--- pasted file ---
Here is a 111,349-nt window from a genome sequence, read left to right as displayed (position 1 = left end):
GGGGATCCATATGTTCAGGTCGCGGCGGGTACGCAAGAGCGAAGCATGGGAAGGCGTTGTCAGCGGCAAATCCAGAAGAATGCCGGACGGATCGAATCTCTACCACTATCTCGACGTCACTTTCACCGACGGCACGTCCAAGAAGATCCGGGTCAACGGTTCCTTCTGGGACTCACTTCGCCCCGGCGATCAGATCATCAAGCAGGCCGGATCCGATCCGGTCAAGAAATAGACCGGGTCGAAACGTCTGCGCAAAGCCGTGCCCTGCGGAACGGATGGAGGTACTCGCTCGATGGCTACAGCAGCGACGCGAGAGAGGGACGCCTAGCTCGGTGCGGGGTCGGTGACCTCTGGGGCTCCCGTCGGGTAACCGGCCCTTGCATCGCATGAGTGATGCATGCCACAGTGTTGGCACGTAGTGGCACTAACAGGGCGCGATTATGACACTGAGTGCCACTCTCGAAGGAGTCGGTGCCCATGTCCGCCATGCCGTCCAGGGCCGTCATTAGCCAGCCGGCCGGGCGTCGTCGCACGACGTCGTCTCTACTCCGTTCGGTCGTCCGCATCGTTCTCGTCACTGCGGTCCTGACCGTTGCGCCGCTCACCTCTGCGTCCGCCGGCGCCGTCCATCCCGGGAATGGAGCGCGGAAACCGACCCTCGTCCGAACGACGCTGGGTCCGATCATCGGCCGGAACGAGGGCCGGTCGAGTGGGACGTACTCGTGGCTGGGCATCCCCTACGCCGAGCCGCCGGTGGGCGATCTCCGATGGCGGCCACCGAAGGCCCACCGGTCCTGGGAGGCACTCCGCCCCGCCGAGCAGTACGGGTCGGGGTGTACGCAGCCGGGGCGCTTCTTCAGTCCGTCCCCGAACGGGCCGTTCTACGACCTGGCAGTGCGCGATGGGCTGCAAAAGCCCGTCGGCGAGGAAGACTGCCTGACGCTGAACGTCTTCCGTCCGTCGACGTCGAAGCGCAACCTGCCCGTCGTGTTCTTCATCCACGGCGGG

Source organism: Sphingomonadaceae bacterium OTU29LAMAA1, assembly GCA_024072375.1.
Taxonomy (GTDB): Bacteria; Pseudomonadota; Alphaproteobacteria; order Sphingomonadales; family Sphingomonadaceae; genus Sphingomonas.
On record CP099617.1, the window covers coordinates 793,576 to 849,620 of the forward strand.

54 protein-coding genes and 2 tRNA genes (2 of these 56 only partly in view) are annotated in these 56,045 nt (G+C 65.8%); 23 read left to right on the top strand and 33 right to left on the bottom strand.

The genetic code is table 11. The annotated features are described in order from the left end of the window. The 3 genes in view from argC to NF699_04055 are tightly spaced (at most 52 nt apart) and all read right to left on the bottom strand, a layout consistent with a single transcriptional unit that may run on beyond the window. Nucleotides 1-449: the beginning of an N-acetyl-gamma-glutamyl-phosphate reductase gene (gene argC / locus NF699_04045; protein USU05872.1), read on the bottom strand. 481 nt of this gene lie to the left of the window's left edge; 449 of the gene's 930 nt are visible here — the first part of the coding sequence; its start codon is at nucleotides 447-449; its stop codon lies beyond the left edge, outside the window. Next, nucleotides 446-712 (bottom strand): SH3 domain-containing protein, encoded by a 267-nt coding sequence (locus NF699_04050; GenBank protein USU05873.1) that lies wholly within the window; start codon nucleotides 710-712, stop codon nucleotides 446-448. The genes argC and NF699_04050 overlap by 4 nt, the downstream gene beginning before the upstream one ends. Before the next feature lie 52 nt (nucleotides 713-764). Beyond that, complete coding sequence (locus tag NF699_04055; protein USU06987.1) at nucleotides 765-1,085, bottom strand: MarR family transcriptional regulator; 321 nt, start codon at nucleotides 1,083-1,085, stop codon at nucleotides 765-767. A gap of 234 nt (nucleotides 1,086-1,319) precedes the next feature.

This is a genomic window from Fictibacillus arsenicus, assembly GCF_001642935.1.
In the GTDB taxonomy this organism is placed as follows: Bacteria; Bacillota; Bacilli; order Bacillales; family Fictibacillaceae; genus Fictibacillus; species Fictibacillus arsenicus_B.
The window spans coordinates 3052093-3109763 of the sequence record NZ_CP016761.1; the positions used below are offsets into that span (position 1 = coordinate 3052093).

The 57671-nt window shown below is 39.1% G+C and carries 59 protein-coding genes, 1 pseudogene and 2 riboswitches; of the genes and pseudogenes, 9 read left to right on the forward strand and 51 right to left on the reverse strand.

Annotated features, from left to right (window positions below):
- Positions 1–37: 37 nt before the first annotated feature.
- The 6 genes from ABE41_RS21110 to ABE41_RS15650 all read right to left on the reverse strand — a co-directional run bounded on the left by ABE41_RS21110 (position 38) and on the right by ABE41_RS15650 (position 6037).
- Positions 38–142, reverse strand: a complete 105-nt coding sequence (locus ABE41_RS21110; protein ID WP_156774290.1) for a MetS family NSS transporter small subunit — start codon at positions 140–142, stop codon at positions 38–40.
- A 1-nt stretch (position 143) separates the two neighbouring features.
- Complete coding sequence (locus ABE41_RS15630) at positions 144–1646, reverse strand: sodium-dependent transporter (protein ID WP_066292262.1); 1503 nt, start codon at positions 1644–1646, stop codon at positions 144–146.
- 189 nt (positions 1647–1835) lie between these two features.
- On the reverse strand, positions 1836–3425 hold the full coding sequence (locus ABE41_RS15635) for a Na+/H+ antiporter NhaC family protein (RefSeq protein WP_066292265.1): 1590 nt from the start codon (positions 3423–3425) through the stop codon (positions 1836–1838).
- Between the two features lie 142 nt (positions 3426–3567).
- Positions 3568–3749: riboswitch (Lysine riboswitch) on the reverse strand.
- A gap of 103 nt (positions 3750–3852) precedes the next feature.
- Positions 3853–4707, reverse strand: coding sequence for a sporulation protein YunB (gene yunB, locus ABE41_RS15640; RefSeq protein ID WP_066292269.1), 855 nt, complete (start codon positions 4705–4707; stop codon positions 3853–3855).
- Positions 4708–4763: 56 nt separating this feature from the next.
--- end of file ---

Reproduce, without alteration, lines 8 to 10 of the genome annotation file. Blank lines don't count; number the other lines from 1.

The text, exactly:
This is a genomic window from Fictibacillus arsenicus, assembly GCF_001642935.1.
In the GTDB taxonomy this organism is placed as follows: Bacteria; Bacillota; Bacilli; order Bacillales; family Fictibacillaceae; genus Fictibacillus; species Fictibacillus arsenicus_B.
The window spans coordinates 3052093-3109763 of the sequence record NZ_CP016761.1; the positions used below are offsets into that span (position 1 = coordinate 3052093).